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Vacationing Abroad With All the Comforts of Home
by David and Mary Lee Cole
London! Paris! Amsterdam! Athens! Europe beckons, but for many families the cost of accommodations, and the logistics of steering children through a vacation abroad—navigating restaurants, keeping the kids entertained, living out of suitcases in hotels—quickly tarnish the appeal. Even so, more and more families are overcoming these obstacles and finding their way to destinations all over the world through the growing popularity of home exchange vacations.
We first learned about home exchanges while resting our feet in the café at London's Tate Museum. Having struck up a conversation with a retired American couple sitting at the adjacent table, we were dumbfounded as they explained that they were on their fifth house exchange in as many years, enjoying all the conveniences of a small home in central London. Our immediate response was, "What about families with children?" To our delight we discovered that home exchanges come in every size and shape, and can be arranged for families with just one child or many children, and for stays of a week or two, or much more.
The very next summer, having set up an exchange with a French family, we found ourselves ensconced for three glorious weeks in an elegant 18th century home in the Norman city of Rouen. The house was a two-minute stroll along cobblestoned streets to a colorful open-air market in the plaza where Joan of Arc was burned at the stake. Our son, then eight, eagerly settled into one of the children's rooms and discovered a wonderful collection of games and toys, including the French versions of some old favorites.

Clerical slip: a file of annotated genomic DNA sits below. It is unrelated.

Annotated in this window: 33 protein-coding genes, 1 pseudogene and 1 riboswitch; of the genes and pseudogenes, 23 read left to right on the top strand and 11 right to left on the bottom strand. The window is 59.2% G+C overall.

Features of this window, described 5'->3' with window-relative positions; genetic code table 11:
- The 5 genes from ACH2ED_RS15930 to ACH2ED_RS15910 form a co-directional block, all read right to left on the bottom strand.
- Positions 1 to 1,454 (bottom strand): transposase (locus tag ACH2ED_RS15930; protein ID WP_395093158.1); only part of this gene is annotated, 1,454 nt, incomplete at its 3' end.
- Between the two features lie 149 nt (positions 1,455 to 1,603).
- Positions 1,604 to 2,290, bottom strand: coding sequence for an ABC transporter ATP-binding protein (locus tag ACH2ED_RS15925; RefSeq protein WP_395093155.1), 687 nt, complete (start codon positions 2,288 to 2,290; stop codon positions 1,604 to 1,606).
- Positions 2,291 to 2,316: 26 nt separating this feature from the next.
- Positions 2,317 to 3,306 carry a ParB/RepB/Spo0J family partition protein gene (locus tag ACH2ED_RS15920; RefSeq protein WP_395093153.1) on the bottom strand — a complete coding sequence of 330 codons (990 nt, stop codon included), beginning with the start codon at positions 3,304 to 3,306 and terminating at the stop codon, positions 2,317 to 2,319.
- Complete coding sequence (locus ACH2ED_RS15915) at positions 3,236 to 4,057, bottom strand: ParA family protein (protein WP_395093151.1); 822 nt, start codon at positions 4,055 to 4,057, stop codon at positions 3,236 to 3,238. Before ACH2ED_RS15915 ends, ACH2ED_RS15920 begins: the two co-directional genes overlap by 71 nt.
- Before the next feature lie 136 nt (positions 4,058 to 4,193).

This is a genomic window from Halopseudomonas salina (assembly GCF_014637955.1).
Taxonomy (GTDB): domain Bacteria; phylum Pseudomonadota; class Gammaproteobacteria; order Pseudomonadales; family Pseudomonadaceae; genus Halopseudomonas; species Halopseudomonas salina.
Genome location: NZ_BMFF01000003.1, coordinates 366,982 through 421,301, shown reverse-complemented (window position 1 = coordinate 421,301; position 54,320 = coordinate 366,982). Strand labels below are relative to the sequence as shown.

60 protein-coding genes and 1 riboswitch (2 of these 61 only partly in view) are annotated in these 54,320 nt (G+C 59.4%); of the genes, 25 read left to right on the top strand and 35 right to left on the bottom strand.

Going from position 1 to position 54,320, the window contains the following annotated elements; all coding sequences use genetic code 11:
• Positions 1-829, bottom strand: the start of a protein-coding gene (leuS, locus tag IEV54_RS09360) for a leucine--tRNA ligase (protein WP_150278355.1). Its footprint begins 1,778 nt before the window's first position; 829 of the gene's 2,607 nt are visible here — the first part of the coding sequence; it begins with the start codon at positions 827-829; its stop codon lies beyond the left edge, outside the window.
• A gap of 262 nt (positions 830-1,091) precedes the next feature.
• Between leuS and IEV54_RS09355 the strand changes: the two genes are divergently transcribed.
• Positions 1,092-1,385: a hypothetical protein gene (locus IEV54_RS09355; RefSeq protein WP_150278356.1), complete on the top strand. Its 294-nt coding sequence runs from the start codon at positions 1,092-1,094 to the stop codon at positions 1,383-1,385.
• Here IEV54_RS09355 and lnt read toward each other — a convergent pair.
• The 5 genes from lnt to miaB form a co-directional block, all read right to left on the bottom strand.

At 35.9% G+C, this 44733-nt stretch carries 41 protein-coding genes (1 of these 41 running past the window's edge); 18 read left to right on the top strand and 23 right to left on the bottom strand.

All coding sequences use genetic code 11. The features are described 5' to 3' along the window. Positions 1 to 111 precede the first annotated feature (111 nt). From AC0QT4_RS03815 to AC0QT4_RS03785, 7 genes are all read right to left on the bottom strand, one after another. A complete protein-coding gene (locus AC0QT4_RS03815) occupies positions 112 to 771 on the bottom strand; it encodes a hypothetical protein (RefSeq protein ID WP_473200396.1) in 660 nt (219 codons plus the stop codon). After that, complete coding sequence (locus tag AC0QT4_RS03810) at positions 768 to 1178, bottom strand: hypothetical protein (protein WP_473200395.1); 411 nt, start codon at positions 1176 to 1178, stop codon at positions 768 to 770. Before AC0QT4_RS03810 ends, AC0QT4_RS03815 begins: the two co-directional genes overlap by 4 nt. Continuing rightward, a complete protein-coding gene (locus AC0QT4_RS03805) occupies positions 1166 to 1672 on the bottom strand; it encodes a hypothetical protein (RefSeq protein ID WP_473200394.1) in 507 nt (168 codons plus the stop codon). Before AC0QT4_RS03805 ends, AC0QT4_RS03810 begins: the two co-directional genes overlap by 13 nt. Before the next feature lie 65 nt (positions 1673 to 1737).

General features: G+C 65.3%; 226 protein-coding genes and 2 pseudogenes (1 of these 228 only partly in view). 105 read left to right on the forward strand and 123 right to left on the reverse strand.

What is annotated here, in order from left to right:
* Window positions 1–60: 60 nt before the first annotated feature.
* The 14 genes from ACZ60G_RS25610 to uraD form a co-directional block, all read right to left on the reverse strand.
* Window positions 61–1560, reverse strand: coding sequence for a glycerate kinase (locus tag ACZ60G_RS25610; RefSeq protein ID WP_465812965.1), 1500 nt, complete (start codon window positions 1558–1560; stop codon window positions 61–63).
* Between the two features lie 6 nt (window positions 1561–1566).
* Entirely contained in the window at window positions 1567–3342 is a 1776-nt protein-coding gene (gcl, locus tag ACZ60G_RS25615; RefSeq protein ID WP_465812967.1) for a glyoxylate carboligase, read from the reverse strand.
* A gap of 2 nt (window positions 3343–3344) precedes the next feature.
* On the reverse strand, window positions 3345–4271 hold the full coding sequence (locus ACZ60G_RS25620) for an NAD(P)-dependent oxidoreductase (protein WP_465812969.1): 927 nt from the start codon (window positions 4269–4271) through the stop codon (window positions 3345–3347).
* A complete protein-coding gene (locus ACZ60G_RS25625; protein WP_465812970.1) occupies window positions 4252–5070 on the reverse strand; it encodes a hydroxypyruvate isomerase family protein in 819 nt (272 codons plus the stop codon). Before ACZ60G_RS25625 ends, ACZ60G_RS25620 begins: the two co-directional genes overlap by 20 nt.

With all the amenities of home at our fingertips, we enjoyed a pleasant balance of busy sightseeing and relaxing evenings with a day off now and then just to play and read in the yard. We used the family car to drive into Paris, explore the countryside, and check out the Normandy coast. And because we were there on a house exchange, we were able to enjoy this vacation for little more than the cost of our plane tickets.
The year after, we were thrilled to find ourselves in a chic modern home in a stylish suburb of Copenhagen, and last summer we enjoyed a wonderful three-week vacation, once again in London, but this time in a charming, spacious home near parks, shops, and transportation.
In addition to these amazingly successful vacations, we have also had the opportunity to consider enticing exchanges—that, alas, we couldn't pursue—in Vienna, Barcelona, Provence, and New Zealand, as well as several major cities in the U.S. Other friends and acquaintances have completed exchanges in Paris, Amsterdam, and Florence. The possibilities seem endless. One couple we know spent a month with their baby in a home 100 yards from the beach in Sardinia.
For families the advantages of a home exchange are many. Besides the huge money savings on both hotels and restaurants, you can arrange to stay in a family neighborhood—and one you probably otherwise would never have seen as a tourist—rather than the noisy city center. Our son, now eleven, has had the opportunity to play with neighborhood children, and we have hired local teenagers, recommended by our host families, as babysitters, thus giving us the rare opportunity for a romantic evening out in a foreign city. We have also enjoyed having all the conveniences of home—dishwasher, washing machine, television, vcr, games and bikes—and some we do not even have at home—an immense master suite, electric towel warmers, and convertible car.
Another advantage of being in a house as opposed to a hotel, is that we have been able to balance sightseeing with relaxation. We treasure the memory of coming back to the house after a hectic day, eating a casual dinner in the garden room, and enjoying the luxury of spreading out our Stonehenge jigsaw puzzle on the dining room table while our host family's cat took turns in our laps.